In this segment, we offer some simple advice for those looking to buy a used compact loader. Whilst this article focuses heavily on Avant loaders, the same concepts will often apply to other makes and models.
First of all, unless you find a distressed seller people do not usually sell cheap compact loaders, so if you do come across one, BUYER BEWARE! Be sure to do your due diligence.
Your due diligence should start before traveling to site and potentially having a wasted trip.
Questions To Ask
Ask the seller questions such as:
- What is the serial number? You can ask your local dealer to run this through the Avant system to make sure it is indeed what it is advertised as. Your local dealer can also run it through an asset write off register to make sure it has not been written off or stolen.
- Has it got service history? Under normal situations an Avant Compact Loader should be serviced to manufacturer recommendations after the first 50 hours then every 400 hours or annually (whichever comes first). Regular servicing can seriously prolong the life and reliability of agricultural machinery. If service has been neglected, you should expect to pick up further costs down the line.
- Ask your local Avant dealer for advice on the pricing. Ask them if they too may have any used equipment stock for comparison. A responsible dealer will make sure their equipment is up to scratch and offer some warranty by means of comfort and support. A dealer could also offer a finance package on new and used equipment.
Inspecting The Loader
When you go to inspect the machine, here are a few tips on checking it over:
- Check the general condition. You can usually tell if a machine has been abused or neglected at first glance. Be wary though as occasionally we find repairs which are well disguised. Check the boom components in particular for distortions and peculiar welds and plating. If it’s not right, then it could prove expensive to rectify.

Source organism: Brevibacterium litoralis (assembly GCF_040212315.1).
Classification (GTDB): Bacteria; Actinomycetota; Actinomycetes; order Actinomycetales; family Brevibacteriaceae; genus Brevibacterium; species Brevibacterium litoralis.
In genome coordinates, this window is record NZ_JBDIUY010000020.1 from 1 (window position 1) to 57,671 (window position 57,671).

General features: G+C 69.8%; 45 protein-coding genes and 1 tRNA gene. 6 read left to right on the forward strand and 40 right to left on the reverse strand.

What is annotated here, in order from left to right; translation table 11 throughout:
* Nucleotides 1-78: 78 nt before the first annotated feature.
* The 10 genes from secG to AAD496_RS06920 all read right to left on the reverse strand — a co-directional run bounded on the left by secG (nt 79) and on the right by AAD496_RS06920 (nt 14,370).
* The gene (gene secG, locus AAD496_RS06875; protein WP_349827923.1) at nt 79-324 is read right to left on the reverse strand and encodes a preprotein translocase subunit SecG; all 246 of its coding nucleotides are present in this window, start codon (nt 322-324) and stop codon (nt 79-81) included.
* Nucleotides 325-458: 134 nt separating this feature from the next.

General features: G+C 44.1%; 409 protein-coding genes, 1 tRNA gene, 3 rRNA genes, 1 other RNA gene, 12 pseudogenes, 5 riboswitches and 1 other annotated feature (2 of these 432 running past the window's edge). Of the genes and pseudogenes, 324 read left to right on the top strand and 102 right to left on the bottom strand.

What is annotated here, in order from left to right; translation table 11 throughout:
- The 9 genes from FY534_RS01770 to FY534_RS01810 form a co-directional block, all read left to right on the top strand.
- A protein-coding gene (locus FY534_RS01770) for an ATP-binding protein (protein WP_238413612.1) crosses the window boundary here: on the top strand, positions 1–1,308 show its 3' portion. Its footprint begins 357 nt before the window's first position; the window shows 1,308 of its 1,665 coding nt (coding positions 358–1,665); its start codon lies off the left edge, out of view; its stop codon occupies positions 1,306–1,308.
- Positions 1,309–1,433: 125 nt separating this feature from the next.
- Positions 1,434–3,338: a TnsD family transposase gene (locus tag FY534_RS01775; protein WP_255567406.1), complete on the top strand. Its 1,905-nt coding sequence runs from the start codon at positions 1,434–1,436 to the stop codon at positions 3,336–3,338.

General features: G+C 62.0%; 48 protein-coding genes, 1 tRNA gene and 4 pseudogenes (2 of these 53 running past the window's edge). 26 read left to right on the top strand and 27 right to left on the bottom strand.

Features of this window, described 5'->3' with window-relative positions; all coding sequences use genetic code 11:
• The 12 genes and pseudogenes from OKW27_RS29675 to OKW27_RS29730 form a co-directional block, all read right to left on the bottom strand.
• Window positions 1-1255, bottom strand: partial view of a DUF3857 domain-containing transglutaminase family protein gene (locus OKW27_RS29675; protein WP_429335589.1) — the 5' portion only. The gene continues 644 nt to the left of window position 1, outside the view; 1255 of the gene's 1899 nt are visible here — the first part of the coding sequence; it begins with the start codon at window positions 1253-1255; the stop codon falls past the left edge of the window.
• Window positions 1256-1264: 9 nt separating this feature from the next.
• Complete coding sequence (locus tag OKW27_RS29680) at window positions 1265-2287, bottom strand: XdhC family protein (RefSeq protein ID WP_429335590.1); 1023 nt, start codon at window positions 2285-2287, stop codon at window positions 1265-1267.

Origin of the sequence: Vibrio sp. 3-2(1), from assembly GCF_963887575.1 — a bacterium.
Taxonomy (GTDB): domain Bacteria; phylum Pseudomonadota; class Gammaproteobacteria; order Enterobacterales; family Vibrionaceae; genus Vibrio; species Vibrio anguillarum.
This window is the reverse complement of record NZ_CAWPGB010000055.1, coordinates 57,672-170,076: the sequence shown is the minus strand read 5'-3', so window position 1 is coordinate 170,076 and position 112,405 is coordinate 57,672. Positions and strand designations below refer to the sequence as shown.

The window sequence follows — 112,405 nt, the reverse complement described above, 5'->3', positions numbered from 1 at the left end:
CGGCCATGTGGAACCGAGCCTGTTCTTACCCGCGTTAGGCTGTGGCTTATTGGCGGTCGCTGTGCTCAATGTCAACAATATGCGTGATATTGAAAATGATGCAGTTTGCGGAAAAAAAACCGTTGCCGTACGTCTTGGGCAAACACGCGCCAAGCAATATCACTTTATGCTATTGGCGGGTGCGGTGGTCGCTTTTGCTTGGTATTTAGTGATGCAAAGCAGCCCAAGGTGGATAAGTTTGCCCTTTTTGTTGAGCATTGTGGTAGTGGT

- Lift the bonnet and check the engine. Pull out the dipstick and see if the engine is breathing heavily. Check the exhaust for blue, black of white plumes of smoke. All these are signs of engine wear. Both Kubota and Kohler engines fitted to the Avant Compact Loader range are robust and reliable engines, but neither will tolerate neglect of service.
- Check the headstock pivot pins for wear. The headstock is where the attachments are mounted, and this area absorbs most of the impact when the compact loader is hard at work. If it has been regularly greased it will endure but without regular grease, the pins, bushes and even the frame will wear. Check this by removing the attachment and manually moving the headstock up and down. If there is wear, you will spot it without doubt.
- Remove the hydraulic oil dipstick and check the level and condition of the oil. If the oil is milky or has signs of contamination, this could prove costly down the line and cause contamination to other attachments you may want to fit. You could go the extra mile by fitting a hydraulic test gauge to test the pressure (this is usually a job for an Avant technician). Be sure to check the hydraulic level with the boom in the down and closed position.
- Finally, test drive the machine. Make sure that the drive and functions are smooth, and the controls are responsive. If there is a hill nearby, take it up and test the power. Listen for unusual noises and vibrations and make sure the brakes work. If there is a rotary attachment available, use this to check the auxiliary hydraulics.
Shake the steering and check for excess wear in the articulated joints and have a good look around the tyres.
If you are happy with your findings, then the chances are you have found a good compact loader. If you are still unsure, ask your local Avant Agent to go out and give you a report. The value of a good report from a bona fide Avant Technician will give you the knowledge to make the right decision.
We hope you find this helpful, but for further professional advice on purchasing new and used compact loaders call our friendly team on 01977 643595 or email us at firstname.lastname@example.org.Our Blog